- Hardcover: 800 pages
- Publisher: TASCHEN; Multilingual edition (April 25 2012)
- Language: English
- ISBN-10: 9783836528344
- ISBN-13: 978-3836528344
- ASIN: 3836528347
- Product Dimensions: 25.9 x 8.1 x 35.3 cm
- Shipping Weight: 6.4 Kg
- Average Customer Review: 2 customer reviews
- Amazon Bestsellers Rank: #787,099 in Books (See Top 100 in Books)
Mid-Century Ads, 2 Vol. Hardcover – May 2 2012
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"If you're a graphic design nerd, a marketing guru looking for a coffee table book or just a lover of pop Americana, trust us, you want this for your collection."
About the Author
Cultural anthropologist and graphic design historian Jim Heimann is Executive Editor for TASCHEN America, and author of numerous books on architecture, pop culture, and the history of the West Coast, Los Angeles, and Hollywood. His unrivaled private collection of ephemera has been featured in museum exhibitions around the world and in dozens of books.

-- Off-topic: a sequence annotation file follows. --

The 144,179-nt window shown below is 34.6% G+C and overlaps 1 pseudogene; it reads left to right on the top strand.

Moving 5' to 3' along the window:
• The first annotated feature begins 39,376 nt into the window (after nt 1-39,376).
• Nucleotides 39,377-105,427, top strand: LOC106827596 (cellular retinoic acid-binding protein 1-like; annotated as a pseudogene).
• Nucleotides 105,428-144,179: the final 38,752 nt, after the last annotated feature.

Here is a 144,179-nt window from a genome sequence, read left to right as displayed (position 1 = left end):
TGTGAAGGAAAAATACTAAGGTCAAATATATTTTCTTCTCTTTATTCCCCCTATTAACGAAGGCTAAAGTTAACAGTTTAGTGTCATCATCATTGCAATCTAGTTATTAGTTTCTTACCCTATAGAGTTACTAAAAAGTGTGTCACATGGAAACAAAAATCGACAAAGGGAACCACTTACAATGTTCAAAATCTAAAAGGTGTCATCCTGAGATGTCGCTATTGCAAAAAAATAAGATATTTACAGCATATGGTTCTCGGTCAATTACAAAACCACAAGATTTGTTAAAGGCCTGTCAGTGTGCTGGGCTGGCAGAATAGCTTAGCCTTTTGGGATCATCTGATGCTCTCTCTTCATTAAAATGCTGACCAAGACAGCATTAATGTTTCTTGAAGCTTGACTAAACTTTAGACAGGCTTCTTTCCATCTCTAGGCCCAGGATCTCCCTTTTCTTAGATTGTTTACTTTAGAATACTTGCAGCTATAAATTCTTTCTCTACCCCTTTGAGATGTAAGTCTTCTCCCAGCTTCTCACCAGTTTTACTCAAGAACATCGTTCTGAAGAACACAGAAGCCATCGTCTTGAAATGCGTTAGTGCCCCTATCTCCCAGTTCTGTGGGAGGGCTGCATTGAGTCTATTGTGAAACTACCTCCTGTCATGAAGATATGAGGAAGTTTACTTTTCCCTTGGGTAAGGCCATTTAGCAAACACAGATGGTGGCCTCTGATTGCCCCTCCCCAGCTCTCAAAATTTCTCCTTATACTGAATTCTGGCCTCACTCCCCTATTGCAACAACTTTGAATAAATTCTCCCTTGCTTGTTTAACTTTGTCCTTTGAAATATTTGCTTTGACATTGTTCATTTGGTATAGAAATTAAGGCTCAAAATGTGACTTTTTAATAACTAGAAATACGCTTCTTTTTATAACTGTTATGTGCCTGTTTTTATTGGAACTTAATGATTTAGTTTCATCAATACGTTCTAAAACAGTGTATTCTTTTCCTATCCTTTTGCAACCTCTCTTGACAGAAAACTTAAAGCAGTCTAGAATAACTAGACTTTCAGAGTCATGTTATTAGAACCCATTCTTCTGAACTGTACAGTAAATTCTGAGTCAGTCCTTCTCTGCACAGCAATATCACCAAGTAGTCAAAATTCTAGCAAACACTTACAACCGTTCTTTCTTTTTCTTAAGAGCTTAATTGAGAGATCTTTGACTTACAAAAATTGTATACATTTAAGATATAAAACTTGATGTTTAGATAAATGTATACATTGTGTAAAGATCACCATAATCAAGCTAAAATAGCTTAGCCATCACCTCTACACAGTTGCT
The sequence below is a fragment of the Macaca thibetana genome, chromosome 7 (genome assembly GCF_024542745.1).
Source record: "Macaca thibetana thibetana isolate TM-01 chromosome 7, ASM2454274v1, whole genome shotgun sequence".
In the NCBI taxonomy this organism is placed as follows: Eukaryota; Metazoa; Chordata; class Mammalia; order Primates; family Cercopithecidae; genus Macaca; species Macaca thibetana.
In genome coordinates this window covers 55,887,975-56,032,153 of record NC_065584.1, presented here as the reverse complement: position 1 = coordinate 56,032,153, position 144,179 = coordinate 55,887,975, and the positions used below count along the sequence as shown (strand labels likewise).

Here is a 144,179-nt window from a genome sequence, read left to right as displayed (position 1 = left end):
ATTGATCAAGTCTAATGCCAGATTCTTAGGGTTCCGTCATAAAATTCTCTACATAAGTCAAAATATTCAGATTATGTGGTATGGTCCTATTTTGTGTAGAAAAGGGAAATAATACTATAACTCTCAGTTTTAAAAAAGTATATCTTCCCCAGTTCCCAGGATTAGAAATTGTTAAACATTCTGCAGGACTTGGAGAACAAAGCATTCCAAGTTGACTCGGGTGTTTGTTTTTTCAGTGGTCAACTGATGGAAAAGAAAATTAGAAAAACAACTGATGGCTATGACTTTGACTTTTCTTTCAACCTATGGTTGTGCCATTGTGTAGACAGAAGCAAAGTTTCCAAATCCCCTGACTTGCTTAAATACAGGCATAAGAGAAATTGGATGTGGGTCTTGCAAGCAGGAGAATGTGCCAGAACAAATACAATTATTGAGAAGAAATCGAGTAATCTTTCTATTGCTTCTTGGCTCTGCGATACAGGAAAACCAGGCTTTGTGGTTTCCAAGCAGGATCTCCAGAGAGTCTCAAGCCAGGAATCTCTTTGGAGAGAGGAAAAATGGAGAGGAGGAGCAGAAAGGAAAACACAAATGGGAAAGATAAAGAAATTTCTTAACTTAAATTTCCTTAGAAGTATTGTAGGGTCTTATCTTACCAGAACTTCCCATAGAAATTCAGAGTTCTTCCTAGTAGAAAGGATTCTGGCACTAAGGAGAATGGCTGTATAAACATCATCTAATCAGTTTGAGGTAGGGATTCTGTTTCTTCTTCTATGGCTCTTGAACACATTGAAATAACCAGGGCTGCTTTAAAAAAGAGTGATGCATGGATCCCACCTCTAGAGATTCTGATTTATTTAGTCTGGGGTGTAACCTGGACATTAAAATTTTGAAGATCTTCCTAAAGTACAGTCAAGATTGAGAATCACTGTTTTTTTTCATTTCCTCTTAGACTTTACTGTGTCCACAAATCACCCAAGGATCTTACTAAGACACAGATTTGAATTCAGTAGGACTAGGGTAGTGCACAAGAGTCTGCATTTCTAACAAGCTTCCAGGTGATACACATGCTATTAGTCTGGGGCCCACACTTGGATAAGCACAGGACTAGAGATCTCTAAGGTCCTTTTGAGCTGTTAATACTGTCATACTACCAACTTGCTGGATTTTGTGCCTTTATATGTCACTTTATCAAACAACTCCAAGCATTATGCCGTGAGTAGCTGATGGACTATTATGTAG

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Most helpful customer reviews on Amazon.com
So what's the problem? There isn't one, unless you already bought the numerous other Taschen volumes of ads from these decades. Even if you did (as I did), you may want this deluxe edition, if only for the presentation. The All American Ads volumes were even thicker than these hardbacks-- the '50s volume running over 900 pages All-American Ads of the 50s. There were also smaller, hardback editions in a series called The Golden Age of Advertising which were reprinted by Barnes and Noble, which I think are called Turtlebacks for some reason, but which tend to come up as "unknown binding" on Amazon. The '60s volume is about 350 pages The 60s: The Golden Age of Advertising. Some of these ads also showed up in the series of pocket-sized books in the Taschen Icons line.
Mid-Century Ads collects representative samples from Heimann's enormous ad stock from the '50s and '60s, but Taschen also put out books on other decades of advertising. Arguably, this is yet another attempt to cash in on the success of Mad Men, but as media critic Marshall McLuhan noted in the 'sixties, the artists of the day were all working on Madison Avenue. These two volumes, and the variations referred to above provide an endlessly fascinating introduction to two very different decades, and the allure of their inimitable style.